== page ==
"So you thought to apologise after all this time?"

Hermione shrugged, feeling foolish. "I heard she was quite ill at St Mungos. It seemed as good a time as any."

That card, too, was tossed into the fire. They watched the envelope and card darken and then shrivel into ash. The next card was produced.

"Jonathan Granger, of Melbourne," Draco read. He gave her a quizzical look. "Your-?"

"Father. He moved to Australia."

Hermione picked up a twig and poked morosely at the fire. Malfoy waited for the rest of her sentence to catch up.

"He and mum split up shortly after my fifth year."

"And you blame yourself?"

Hermione snorted. "No, I blame the tart who worked for him as a receptionist."

"Oh," said Malfoy, pointedly. He opened the envelope in question and pulled out a card that was rather minimalist, as Christmas cards went. "Perhaps I shouldn’t read this?"

"You really shouldn’t be reading any of it, you sodding bastard," said Hermione, stabbing her twig in his direction.

"I’d be a piss poor villain if I did the good and right thing all the time, wouldn’t I?"

"Newsflash, Malfoy. You’re not exactly an arch-villain in your current circumstances. Arch villains don’t drink tea from chipped mugs that say-" Hermione leaned forward, peering more closely at the front of his mug.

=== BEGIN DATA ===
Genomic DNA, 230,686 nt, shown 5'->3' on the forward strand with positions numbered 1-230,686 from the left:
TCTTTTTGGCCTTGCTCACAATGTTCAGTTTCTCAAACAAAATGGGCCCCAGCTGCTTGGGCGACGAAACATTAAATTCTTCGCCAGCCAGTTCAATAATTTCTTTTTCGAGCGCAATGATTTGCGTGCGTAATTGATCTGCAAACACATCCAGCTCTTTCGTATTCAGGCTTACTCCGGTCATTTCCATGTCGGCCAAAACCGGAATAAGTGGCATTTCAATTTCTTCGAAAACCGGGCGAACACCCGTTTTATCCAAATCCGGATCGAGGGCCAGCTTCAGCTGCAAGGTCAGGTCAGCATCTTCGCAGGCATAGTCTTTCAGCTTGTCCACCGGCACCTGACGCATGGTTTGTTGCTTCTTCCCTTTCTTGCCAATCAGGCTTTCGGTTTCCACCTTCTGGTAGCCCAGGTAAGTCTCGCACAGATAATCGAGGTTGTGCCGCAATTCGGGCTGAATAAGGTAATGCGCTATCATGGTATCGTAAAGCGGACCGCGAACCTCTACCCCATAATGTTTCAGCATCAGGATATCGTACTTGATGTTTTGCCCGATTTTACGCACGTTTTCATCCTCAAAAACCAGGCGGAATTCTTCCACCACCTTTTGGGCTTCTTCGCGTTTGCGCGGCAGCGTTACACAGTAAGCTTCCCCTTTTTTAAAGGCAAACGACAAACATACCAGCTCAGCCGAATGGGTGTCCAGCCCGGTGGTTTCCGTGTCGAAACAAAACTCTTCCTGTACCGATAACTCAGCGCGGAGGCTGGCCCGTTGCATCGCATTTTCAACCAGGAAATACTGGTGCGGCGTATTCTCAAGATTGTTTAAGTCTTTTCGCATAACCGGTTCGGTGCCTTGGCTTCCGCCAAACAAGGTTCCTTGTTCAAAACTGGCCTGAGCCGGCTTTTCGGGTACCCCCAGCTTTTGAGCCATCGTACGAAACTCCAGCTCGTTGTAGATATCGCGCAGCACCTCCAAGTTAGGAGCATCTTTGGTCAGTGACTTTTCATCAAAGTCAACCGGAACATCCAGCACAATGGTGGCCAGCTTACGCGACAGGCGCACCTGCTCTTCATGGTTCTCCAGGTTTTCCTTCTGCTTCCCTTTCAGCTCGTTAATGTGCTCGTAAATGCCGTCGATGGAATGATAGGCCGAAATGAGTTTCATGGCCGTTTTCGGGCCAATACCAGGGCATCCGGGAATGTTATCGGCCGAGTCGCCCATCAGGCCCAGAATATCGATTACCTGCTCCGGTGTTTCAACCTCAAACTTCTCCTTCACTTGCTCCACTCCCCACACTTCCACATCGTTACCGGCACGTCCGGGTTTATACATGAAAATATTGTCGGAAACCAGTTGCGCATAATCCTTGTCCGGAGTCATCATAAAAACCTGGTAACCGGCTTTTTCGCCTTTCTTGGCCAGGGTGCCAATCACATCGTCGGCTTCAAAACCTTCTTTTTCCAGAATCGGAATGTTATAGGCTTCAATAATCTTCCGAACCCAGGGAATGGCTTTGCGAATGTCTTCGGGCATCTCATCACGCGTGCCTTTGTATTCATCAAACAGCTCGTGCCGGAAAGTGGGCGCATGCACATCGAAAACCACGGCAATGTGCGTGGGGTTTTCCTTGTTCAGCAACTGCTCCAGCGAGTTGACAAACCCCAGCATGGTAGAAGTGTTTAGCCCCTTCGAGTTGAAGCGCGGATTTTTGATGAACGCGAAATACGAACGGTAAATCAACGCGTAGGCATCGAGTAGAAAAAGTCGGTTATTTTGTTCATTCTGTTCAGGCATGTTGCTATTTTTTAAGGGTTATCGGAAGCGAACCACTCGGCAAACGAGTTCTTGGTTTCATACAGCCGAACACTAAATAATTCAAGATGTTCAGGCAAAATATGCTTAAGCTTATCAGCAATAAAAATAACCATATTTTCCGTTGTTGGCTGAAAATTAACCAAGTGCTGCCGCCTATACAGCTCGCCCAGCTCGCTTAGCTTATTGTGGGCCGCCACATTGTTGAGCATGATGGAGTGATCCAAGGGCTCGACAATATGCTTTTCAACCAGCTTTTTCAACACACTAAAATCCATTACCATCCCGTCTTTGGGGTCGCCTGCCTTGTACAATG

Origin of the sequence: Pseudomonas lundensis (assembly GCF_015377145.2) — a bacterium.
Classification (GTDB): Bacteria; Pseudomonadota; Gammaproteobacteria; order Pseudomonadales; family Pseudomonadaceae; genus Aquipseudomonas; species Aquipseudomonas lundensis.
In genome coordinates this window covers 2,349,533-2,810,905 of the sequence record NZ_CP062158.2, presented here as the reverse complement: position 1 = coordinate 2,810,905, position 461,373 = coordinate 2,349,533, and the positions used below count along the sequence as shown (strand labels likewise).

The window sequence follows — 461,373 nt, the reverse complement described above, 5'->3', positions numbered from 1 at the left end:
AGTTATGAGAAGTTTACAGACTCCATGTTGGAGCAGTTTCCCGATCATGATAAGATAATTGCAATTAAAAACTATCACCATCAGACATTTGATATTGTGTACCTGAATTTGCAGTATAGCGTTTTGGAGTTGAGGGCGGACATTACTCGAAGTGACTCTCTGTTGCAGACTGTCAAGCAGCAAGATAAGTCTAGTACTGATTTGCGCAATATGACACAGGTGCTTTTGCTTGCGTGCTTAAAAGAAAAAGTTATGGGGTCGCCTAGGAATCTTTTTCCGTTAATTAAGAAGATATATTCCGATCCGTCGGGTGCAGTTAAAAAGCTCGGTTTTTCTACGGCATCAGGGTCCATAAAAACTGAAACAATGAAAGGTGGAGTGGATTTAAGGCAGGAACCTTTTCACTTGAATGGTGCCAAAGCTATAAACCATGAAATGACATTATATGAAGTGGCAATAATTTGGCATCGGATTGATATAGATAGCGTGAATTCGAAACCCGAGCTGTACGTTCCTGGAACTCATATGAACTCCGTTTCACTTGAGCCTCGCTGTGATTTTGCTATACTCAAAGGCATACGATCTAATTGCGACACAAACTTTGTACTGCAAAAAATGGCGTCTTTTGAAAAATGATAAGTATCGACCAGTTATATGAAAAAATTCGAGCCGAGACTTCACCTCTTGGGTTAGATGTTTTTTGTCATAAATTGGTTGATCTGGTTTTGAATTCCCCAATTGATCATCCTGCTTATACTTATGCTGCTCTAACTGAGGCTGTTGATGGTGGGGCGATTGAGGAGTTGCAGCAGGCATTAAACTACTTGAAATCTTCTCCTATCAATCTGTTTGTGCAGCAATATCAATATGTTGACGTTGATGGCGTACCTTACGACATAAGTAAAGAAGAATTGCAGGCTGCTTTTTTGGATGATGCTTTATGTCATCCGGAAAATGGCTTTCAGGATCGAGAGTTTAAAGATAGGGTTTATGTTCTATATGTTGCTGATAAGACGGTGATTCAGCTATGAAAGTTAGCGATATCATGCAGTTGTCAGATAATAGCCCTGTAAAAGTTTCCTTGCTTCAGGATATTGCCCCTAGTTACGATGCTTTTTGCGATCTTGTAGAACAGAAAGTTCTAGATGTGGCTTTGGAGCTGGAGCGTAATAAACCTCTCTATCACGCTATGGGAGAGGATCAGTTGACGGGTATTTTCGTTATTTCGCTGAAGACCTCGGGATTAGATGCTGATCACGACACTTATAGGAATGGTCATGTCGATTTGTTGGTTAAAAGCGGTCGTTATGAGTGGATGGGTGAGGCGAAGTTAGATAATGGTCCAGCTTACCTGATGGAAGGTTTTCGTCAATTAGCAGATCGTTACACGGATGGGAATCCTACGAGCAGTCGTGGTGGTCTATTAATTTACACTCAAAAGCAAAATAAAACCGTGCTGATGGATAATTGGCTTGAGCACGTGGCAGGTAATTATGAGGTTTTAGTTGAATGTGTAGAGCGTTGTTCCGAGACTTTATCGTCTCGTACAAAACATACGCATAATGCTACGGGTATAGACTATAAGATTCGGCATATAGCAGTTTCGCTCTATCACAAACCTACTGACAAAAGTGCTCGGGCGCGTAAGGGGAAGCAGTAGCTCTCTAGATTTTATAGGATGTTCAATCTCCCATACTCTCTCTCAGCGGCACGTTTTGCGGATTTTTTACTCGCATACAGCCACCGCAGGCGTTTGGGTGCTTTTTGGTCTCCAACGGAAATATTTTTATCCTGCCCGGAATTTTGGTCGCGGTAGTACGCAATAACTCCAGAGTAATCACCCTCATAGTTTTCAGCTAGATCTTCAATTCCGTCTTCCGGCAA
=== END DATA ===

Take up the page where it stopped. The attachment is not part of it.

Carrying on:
"I’ve never been sure what it says, frankly."

"I think it says ‘tea off!’."

He gave her a blank look.

"Novelty golfing mug."

"Ah," he said, now pouring hot water into the other mug, for Hermione. "Sounds tacky."

"Definition of," she agreed, taking the tea from him.

They stared at each other. Malfoy cleared his throat. "You’re awfully calm after nearly dying less than an hour ago. That was a lacklustre attempt at escape that nearly ended up killing both of us. Maybe I should have let you fall?"

Hermione leaned back against the cave wall. Just thinking of their earlier predicament made her palms sweaty again. "You’re not wrong. But it was my utility as a bargaining chip that swayed your decision, I gather?"

Malfoy answered her from behind the rim of his mug. "Or maybe I was secretly impressed with your ability to wrap your legs around a man and hang on for dear life and wanted to explore that further?"